# Bond Prices and Interest Rates

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DISCUSSION ASSIGNMENT: It is important to estimate risk and return for both individual assets and portfolios. Discussing the relationships between these will provide a better understanding of how greater the probability is of actual returns.
Discussion Topic: Bond Prices and Interest Rates
Discuss the relationship between the price of a bond and interest rates. Why does the price of a bond change over its lifetime? Please offer a quantitative example to demonstrate this relationship.
In the real world, is it possible to construct a portfolio of stocks that has an expected return equal to the risk-free rate? Provide examples.
PLEASE WRITE A REPLY TO THESE PEOPLE BELOW: A SOLID 2 PARAGRAPH WILL DO WITH A REFERENCE: DISCUSSION RESPONSES:
((Taylor Barnick))
There is an inverse relationship between bond prices and interest rates. That means that when one moves in a certain direction, the other moves in the opposite direction. This is because individuals purchase bonds at a higher rate when interest rates fall because their payouts are more attractive. Demand and price typically follow the same trajectory. If demand for a bond is high, the price rises as people bid up the price. If demand for a bond is low, the price of the bond sinks along with it. (Brigham & Ehrhardt)
An example of this converse relationship would be that if there was a company selling a bond that had a market interest rate of 15% (up recently by 10%), the price of the bond would fall. The bond would now sell for lower than the previous value, due also to demand dropping. If the market interest rates decreased to 5% (from 15%), the price of the bond would rise along with demand for that bond. (Brigham & Ehrhardt)
It is possible to construct a portfolio of stocks that has an expected return equal to the risk-free rate. This is done by having a diversified portfolio where stocks that are included have a wide range of correlation coefficients ranging from -1 to +1, so that in the end they cancel each other out. Brigham & Ehrhardt (2020) state that this is done by choosing stock options that “completely cancel out the other stock’s deviations from its mean return.” This can be done by using the Capital Asset Pricing Model (CAPM) which allows you to measure the relevant risk a stock would have on a well-diversified portfolio. (Brigham & Ehrhardt)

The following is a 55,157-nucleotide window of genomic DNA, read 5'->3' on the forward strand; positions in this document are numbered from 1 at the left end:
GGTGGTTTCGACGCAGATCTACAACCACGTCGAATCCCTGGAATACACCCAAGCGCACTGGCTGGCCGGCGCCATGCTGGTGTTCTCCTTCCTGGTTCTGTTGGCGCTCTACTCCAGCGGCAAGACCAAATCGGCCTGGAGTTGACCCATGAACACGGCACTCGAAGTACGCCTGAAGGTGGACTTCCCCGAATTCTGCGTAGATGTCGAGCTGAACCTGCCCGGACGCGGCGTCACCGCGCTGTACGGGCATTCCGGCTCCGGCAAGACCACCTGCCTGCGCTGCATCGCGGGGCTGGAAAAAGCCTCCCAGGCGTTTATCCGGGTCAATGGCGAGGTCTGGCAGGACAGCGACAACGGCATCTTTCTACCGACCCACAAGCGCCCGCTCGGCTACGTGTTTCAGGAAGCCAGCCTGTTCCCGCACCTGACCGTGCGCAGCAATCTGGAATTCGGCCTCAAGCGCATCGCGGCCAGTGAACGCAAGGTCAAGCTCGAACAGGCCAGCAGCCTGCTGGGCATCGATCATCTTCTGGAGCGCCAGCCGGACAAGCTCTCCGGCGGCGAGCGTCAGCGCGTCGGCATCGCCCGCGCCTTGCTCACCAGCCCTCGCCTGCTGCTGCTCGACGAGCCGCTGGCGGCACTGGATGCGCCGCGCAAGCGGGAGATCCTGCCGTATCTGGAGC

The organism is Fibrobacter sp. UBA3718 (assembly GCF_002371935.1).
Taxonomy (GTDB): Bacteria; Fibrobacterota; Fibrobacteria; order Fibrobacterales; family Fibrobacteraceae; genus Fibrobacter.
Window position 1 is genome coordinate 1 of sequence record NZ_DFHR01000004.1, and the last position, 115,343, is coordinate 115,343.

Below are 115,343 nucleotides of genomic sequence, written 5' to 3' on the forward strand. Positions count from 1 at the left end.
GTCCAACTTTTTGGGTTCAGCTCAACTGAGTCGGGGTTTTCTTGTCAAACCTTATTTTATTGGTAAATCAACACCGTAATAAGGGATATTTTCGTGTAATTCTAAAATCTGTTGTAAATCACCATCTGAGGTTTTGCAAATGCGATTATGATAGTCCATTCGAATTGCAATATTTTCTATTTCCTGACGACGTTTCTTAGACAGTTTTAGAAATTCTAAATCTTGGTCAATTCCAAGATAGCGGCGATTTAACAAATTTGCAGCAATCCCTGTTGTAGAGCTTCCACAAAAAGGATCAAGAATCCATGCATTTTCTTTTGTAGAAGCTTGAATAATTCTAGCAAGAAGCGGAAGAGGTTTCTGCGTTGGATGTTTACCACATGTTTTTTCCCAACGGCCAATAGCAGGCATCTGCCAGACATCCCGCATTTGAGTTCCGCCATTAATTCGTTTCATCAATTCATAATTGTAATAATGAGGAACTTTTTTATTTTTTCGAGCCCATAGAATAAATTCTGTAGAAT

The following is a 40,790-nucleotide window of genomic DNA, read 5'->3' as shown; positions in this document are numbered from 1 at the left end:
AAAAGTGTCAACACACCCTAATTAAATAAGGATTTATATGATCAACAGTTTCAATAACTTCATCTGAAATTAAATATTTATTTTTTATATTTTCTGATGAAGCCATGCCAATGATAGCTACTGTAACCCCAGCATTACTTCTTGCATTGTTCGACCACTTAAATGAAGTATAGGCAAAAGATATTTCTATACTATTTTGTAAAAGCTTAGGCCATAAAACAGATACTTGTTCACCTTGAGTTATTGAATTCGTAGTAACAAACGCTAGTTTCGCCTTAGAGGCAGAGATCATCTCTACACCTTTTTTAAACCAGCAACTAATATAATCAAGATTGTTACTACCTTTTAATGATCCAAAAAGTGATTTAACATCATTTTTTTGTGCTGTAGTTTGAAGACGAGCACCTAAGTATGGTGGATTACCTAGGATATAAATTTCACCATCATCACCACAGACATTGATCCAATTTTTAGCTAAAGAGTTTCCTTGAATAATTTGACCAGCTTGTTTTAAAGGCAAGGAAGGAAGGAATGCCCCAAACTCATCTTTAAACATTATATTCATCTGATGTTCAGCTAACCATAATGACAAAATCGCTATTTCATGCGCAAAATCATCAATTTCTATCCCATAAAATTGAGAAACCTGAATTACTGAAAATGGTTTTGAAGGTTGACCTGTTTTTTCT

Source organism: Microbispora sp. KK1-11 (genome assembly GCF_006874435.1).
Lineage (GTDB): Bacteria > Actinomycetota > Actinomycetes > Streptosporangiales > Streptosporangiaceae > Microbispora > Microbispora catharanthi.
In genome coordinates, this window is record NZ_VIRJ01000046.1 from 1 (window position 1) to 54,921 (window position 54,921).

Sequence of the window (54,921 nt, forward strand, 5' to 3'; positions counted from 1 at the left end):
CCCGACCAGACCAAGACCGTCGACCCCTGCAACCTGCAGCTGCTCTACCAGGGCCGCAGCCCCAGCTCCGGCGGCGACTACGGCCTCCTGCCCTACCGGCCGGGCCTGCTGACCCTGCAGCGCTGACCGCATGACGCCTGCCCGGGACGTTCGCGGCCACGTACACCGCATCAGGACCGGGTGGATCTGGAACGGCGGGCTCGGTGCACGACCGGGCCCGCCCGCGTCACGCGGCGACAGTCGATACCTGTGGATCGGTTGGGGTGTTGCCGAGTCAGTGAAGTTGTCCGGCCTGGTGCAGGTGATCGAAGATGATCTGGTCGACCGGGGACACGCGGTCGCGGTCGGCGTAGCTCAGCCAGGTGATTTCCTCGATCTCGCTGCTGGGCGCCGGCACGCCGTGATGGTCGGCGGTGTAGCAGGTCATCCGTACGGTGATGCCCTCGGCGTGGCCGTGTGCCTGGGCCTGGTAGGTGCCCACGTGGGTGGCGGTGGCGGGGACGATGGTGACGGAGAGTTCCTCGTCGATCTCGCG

References
Brigham, E. & Ehrhardt, M. (2020). Financial Management: Theory & Practice. Cengage Learning.
((David Hayashi))
The price of a bond and market interest rates have an inverse relationship. As the market interest rates decrease, the price of outstanding bonds rises. On the contrary, as the market interest rates increase, the price of outstanding bonds decreases. Additionally, demand moves in the same direction as price.
When there is more demand for bonds the bond prices increase and when there is less demand for bonds the bond prices decrease. The price of a bond changes over its lifetime due to several factors. Although the coupon rate of a bond remains fixed after issuance, the interest rates and inflation rates change with the market. When the interest rate is above the coupon rate the bond’s price falls below its par value and is called a discount bond. When the interest rate is below the coupon rate the bond’s price rises above its par value and is called a premium bond.
An example of the inverse relationship between the price of a bond and interest rates is if a bond has a yield of 5%. If the market rate during the period increased to 10% then more people would invest in the market than in bonds to benefit from the extra 5% yield. This causes the demand for bonds to decrease and likewise the price of bonds to decrease. The bond prices will decrease to the point where the yield matches the 10% market rate.
In the real world, it is possible to construct a portfolio of stocks that has an expected return equal to the risk-free rate. The textbook gives the formula of Required return on stock A= risk-free rate + (beta of stock A) *(market risk premium) (Brigham & Ehrhardt, 2020, p. 266). We can rearrange the formula to read Risk-free rate= Required return on stock A – (beta of stock A) *(market risk premium). In this example if we assume the risk-free rate is 7%, the required return on stock A is 7%, the beta of stock A is 0, and the market risk premium is 4% then both sides of the equation would be equal. Therefore, in this example, the stock has an expected return equal to the risk-free rate because the beta was 0 causing the required return on stock A to equal the risk-free rate.
References
Brigham, E. & Ehrhardt, M. (2020). Financial Management: Theory & Practice. Cengage Learning.
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